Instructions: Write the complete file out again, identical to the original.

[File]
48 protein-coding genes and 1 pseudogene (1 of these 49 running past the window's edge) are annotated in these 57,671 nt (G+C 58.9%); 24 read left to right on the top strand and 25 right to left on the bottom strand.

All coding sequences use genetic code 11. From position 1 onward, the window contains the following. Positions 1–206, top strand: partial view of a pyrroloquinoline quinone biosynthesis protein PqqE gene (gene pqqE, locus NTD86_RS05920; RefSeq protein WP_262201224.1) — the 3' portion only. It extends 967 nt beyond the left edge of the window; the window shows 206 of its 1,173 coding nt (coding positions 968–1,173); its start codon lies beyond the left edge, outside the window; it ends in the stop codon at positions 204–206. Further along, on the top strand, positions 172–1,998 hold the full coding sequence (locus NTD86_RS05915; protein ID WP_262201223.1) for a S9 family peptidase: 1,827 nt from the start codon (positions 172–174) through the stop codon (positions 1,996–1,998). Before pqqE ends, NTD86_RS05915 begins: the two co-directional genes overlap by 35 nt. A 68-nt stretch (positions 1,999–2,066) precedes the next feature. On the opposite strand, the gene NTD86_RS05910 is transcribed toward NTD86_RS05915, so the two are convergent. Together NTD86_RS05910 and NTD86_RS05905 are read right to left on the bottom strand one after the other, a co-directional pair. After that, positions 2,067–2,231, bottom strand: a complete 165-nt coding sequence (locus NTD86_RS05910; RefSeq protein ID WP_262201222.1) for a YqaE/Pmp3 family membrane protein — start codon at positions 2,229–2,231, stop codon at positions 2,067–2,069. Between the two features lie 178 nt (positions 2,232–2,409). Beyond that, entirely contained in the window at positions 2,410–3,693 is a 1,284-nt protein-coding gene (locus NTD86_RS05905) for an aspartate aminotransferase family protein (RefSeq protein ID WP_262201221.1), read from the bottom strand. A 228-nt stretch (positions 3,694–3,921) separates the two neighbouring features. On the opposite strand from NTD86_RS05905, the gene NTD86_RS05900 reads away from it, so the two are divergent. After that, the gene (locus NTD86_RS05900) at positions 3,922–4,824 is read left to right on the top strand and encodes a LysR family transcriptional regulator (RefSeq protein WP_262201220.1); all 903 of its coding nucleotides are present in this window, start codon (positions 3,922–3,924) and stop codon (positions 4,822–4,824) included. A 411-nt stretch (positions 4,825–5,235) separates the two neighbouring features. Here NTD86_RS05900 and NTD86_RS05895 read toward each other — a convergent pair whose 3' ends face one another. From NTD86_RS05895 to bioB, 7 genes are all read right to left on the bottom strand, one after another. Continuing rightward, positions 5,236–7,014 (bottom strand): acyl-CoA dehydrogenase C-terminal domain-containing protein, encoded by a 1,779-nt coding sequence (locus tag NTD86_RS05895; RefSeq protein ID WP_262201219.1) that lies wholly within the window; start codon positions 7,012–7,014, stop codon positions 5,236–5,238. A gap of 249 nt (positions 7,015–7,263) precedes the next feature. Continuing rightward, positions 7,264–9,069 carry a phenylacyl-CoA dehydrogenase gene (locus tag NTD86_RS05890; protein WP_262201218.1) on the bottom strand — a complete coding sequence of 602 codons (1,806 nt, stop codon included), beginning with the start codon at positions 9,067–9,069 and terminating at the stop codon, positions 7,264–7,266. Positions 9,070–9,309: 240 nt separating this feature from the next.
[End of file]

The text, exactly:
48 protein-coding genes and 1 pseudogene (1 of these 49 running past the window's edge) are annotated in these 57,671 nt (G+C 58.9%); 24 read left to right on the top strand and 25 right to left on the bottom strand.

All coding sequences use genetic code 11. From position 1 onward, the window contains the following. Positions 1–206, top strand: partial view of a pyrroloquinoline quinone biosynthesis protein PqqE gene (gene pqqE, locus NTD86_RS05920; RefSeq protein WP_262201224.1) — the 3' portion only. It extends 967 nt beyond the left edge of the window; the window shows 206 of its 1,173 coding nt (coding positions 968–1,173); its start codon lies beyond the left edge, outside the window; it ends in the stop codon at positions 204–206. Further along, on the top strand, positions 172–1,998 hold the full coding sequence (locus NTD86_RS05915; protein ID WP_262201223.1) for a S9 family peptidase: 1,827 nt from the start codon (positions 172–174) through the stop codon (positions 1,996–1,998). Before pqqE ends, NTD86_RS05915 begins: the two co-directional genes overlap by 35 nt. A 68-nt stretch (positions 1,999–2,066) precedes the next feature. On the opposite strand, the gene NTD86_RS05910 is transcribed toward NTD86_RS05915, so the two are convergent. Together NTD86_RS05910 and NTD86_RS05905 are read right to left on the bottom strand one after the other, a co-directional pair. After that, positions 2,067–2,231, bottom strand: a complete 165-nt coding sequence (locus NTD86_RS05910; RefSeq protein ID WP_262201222.1) for a YqaE/Pmp3 family membrane protein — start codon at positions 2,229–2,231, stop codon at positions 2,067–2,069. Between the two features lie 178 nt (positions 2,232–2,409). Beyond that, entirely contained in the window at positions 2,410–3,693 is a 1,284-nt protein-coding gene (locus NTD86_RS05905) for an aspartate aminotransferase family protein (RefSeq protein ID WP_262201221.1), read from the bottom strand. A 228-nt stretch (positions 3,694–3,921) separates the two neighbouring features. On the opposite strand from NTD86_RS05905, the gene NTD86_RS05900 reads away from it, so the two are divergent. After that, the gene (locus NTD86_RS05900) at positions 3,922–4,824 is read left to right on the top strand and encodes a LysR family transcriptional regulator (RefSeq protein WP_262201220.1); all 903 of its coding nucleotides are present in this window, start codon (positions 3,922–3,924) and stop codon (positions 4,822–4,824) included. A 411-nt stretch (positions 4,825–5,235) separates the two neighbouring features. Here NTD86_RS05900 and NTD86_RS05895 read toward each other — a convergent pair whose 3' ends face one another. From NTD86_RS05895 to bioB, 7 genes are all read right to left on the bottom strand, one after another. Continuing rightward, positions 5,236–7,014 (bottom strand): acyl-CoA dehydrogenase C-terminal domain-containing protein, encoded by a 1,779-nt coding sequence (locus tag NTD86_RS05895; RefSeq protein ID WP_262201219.1) that lies wholly within the window; start codon positions 7,012–7,014, stop codon positions 5,236–5,238. A gap of 249 nt (positions 7,015–7,263) precedes the next feature. Continuing rightward, positions 7,264–9,069 carry a phenylacyl-CoA dehydrogenase gene (locus tag NTD86_RS05890; protein WP_262201218.1) on the bottom strand — a complete coding sequence of 602 codons (1,806 nt, stop codon included), beginning with the start codon at positions 9,067–9,069 and terminating at the stop codon, positions 7,264–7,266. Positions 9,070–9,309: 240 nt separating this feature from the next.